When considering counseling you may wonder,  “Will I do all of the talking?”

While the focus is on you, and you will do most of the talking the therapist will ask you questions to guide you.
Those questions might be as broad as, “What brings you here?” or a specific as, “What was the first time you ever remember feeling x ?.”
Your therapist wants to make you feel comfortable. 
Most good therapists pick up on your comfort level and give you enough prompting in the way of questions to help you feel at ease, and as much room as you need to flesh out a certain thought or feeling.
You may feel hesitant in talking or find that the words just come tumbling out.
I have seen both and either is O.K.
I know that you come to therapy because you are in emotional pain.
When you choose to reveal yourself to me I take that very seriously.
I know that you have mustered up your courage and are taking a chance to talk to a stranger even a trained one.
I know and appreciate that you may have so much to say that you will probably cry when you tell your story- almost everyone does.
 After listening to folks for over 30 years I have come to appreciate the silences that happen in deep reflective talking and listening.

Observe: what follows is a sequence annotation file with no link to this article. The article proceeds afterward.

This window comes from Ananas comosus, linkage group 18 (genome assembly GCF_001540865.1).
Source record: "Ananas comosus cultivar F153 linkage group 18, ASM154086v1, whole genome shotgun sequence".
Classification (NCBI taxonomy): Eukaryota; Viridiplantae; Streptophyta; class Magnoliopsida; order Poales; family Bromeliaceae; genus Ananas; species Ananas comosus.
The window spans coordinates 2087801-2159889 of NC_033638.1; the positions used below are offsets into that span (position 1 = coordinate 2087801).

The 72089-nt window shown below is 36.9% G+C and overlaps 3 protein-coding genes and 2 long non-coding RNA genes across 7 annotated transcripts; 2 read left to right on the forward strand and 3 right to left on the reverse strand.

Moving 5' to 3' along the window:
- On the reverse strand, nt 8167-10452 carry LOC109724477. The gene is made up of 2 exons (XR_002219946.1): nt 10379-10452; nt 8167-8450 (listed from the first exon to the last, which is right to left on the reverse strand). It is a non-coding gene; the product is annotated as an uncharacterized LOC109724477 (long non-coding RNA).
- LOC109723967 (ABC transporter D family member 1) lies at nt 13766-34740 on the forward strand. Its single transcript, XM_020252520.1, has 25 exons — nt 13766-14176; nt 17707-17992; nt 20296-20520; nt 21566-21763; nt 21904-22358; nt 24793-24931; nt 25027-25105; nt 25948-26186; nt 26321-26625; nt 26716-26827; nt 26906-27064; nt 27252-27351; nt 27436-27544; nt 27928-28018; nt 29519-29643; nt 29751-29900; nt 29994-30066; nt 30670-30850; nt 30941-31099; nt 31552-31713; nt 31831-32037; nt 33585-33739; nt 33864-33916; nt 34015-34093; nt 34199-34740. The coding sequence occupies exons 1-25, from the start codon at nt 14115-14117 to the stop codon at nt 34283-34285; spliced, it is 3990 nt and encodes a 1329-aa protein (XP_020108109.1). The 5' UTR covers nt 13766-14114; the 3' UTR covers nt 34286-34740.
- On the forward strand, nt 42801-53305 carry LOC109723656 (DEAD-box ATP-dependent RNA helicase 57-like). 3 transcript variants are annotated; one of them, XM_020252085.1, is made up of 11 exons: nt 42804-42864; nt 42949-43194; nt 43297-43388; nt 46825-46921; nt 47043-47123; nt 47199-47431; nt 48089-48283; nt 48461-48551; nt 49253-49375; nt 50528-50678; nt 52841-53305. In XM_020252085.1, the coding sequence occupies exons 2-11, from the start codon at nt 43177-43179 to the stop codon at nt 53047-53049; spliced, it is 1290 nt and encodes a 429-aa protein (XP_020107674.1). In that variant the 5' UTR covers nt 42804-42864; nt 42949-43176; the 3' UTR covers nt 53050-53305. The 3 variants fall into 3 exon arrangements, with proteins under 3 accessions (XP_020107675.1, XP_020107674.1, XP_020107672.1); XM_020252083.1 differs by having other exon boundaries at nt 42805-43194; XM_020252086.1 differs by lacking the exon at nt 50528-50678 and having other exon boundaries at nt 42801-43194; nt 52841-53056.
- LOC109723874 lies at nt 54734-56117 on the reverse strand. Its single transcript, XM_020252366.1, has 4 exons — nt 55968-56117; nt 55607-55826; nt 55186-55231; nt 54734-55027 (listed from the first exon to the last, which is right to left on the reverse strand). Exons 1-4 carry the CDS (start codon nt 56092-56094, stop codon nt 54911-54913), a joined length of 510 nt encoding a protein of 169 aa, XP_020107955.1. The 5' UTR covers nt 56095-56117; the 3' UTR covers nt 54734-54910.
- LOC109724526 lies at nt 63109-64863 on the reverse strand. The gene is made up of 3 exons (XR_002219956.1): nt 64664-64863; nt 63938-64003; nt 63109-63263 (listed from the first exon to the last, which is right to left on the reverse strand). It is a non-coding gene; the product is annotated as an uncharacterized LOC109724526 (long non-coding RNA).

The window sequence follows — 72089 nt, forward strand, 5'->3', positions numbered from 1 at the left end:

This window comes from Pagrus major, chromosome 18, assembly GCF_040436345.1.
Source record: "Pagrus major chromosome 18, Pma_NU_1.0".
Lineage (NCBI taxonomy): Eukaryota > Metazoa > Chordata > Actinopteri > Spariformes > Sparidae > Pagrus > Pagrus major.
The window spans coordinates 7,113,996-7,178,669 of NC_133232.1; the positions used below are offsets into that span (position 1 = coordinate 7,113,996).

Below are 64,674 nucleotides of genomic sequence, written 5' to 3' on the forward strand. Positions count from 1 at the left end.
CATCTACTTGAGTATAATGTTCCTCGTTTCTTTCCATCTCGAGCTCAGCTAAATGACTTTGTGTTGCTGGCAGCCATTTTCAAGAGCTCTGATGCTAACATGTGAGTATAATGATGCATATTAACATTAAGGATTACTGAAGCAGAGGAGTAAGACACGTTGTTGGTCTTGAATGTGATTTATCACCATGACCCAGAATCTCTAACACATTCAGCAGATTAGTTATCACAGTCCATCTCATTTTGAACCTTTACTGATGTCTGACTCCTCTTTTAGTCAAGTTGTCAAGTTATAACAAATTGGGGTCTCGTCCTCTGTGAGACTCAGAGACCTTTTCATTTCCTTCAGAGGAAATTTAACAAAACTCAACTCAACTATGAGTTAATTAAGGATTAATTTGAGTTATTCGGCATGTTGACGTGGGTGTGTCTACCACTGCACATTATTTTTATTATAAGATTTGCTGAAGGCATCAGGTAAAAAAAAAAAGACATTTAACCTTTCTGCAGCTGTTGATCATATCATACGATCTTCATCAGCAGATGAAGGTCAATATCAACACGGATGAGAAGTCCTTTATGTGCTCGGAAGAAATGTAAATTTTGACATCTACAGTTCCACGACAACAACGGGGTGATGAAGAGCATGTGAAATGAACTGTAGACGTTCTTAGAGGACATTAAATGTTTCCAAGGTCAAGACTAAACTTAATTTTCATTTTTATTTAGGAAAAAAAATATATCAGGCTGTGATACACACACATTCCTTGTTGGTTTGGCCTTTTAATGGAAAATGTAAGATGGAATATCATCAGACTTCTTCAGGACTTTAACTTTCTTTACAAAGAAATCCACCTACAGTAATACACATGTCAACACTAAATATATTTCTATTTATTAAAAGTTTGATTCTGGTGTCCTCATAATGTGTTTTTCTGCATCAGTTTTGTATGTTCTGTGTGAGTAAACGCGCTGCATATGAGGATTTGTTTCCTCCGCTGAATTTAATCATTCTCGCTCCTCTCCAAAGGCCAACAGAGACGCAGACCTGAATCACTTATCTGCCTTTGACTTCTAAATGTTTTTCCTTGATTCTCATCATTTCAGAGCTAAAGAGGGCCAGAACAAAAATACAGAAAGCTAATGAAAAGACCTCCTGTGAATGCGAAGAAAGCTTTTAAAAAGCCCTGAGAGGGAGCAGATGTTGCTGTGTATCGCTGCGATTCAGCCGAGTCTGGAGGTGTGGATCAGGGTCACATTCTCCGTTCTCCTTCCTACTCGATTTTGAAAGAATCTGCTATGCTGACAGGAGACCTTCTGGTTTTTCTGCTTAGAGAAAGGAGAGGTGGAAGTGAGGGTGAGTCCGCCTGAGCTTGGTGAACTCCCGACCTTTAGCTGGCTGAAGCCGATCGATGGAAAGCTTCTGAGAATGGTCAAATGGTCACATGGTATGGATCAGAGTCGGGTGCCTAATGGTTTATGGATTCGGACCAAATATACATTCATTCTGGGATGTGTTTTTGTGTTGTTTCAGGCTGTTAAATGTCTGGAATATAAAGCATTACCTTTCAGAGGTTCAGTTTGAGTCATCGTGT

In our culture it is so normal for chatter to fill up all the conversational space.
In therapy, it is OK to take a moment and gather your thoughts.
More than O.K. Necessary. Expected. 
OK  to give voice to the sensations that until now, you have felt in your body; the knot in your gut, the hurt in your heart or the lump in your throat.
Together, we can help you find words for those emotions or to help you sort through a mix of feelings.
I find most folks have a pivotal moment when they decide to seek out counseling, make the call or send the email to get started.
The moment when therapy goes from sounding like a good idea to the moment when it becomes I need this now.  
It may be a long-standing problem that just gets too much to bear.
Or it might be one upsetting event that shows you that something has to change.
Know that I know you are in a vulnerable state when you make the call.
Although you reach out in pain, reaching out can be the turning point in your life.  
 Whatever has happened in your life or in your heart, that prompted making contact; while it might be quite upsetting, it might well be the beginning of a transformation to living a better and happier life.